"The Russians have profoundly bet their own safety and future security upon a mistaken premise. The premise is that they could buy long-term Iranian friendship, and that Iran would not make trouble for Russia in the vulnerable parts of its former range; and that in places like Chechnya, Iran would back off; and that they also had common concerns with the Iranians about the Taliban and so on upon which they could concert action.
"We have been working over an extended period of time to awaken the Russians to the risks of what has been going on, to specify actions that we wanted to see from the Russians, to leverage our assets against Russian behavior in this regard. We have varying degrees of success--some of it good, some of it much work [is still] to be done."
Peace Process. "We see the painful choices that Israel is confronted with making. Our record in the region is I think matchless in terms of our support for the state of Israel, and not just under Barak and not just under Netanyahu and not just under Peres, but under Rabin. And we did that because we accepted as an axiom that the security of this state said something about our own definition about who we are, in addition to any reasoning that we can make about how it affected our material interests in the world.
"If we don't quite make a peace, then it falls to the next administration, whichever, to pick up the process. If we do make a peace, it falls to the next administration to have the imagination to figure out how to build on that, how to take it beyond signed pieces of paper to a reality."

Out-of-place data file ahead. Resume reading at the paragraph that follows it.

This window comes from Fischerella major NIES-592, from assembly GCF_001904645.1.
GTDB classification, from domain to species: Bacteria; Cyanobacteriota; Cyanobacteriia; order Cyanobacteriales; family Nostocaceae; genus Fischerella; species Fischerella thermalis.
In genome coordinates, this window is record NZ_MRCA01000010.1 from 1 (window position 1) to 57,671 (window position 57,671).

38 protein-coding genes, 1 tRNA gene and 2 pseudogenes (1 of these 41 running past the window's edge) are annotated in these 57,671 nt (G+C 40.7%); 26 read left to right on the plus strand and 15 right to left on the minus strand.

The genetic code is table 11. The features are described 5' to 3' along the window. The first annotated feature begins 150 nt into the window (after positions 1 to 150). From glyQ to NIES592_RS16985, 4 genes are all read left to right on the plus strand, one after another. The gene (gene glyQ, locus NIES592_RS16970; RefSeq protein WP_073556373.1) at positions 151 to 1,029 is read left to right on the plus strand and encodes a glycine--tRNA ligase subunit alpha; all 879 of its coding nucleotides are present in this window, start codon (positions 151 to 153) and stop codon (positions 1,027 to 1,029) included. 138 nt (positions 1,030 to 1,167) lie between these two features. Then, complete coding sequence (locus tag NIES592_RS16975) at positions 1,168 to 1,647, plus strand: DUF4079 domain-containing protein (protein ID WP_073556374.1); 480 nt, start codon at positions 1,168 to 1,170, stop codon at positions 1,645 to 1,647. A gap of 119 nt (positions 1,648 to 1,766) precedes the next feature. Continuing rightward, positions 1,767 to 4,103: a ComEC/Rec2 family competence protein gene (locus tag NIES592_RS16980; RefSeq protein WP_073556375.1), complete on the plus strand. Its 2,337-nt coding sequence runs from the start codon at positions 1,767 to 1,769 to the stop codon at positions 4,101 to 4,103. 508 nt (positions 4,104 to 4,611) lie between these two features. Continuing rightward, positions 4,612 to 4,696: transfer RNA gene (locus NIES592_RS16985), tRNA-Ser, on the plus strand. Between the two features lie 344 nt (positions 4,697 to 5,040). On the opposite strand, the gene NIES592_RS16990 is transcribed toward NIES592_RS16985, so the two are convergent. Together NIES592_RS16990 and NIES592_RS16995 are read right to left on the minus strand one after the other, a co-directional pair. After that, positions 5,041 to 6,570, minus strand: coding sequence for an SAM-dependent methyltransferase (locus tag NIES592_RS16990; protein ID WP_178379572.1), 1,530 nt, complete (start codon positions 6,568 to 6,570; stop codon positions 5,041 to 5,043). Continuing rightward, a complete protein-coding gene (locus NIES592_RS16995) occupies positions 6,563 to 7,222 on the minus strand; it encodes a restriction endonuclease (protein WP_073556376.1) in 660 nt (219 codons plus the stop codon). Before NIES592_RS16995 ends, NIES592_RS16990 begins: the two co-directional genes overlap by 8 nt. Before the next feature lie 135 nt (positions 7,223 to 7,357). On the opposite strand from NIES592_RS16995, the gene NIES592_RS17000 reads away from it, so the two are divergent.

Iraq. "In my view, the U.S. position with Iraq has been substantially weak, and I think the coalition has basically come apart. I think the Gulf states are looking for leadership. . . . The direction you have to go--you have to reverse the momentum. This is not going to happen overnight, but it is going to have to be done with an administration that has some sense of power, has some sense of reliability, and some sense of credibility.
"Everybody knows [the Iraqi opposition] is weak, everybody knows they're divided. But they are going to have to get some substantial political support. Congress, over the objections of the administration, allocated about $97 million in 1998; $5 million of that has been drawn, $60,000 has been spent. That doesn't exactly strike me as an overwhelming force. But beyond that, I think the reality is at some point we know Saddam Husayn will move further. And at that point, as opposed to letting him get an additional step, I think for one step forward he has to get two steps back. And what does that mean to me? To me it means that we eventually have to undermine his position within his own country. . . . And that means slowly taking away pieces of his territory. And we have started to do that in the North. I believe we could do that in the South. I believe that in part this involves air power--it might involve more.
"I believe that at a point where he makes a move, you have to seize control of parts of his territory with air [power]. My own view is that we did this in the North with a relatively small number of battalions at the end of the Gulf War [using] a combination of air power, a small number of battalions, and serious support to the Kurds."
Iran. "[Our allies] clearly want to engage Iran for their own economic and other reasons. I believe if the United States put a real focus on a few key areas, like weapons of mass destruction and terrorism, you could get some support.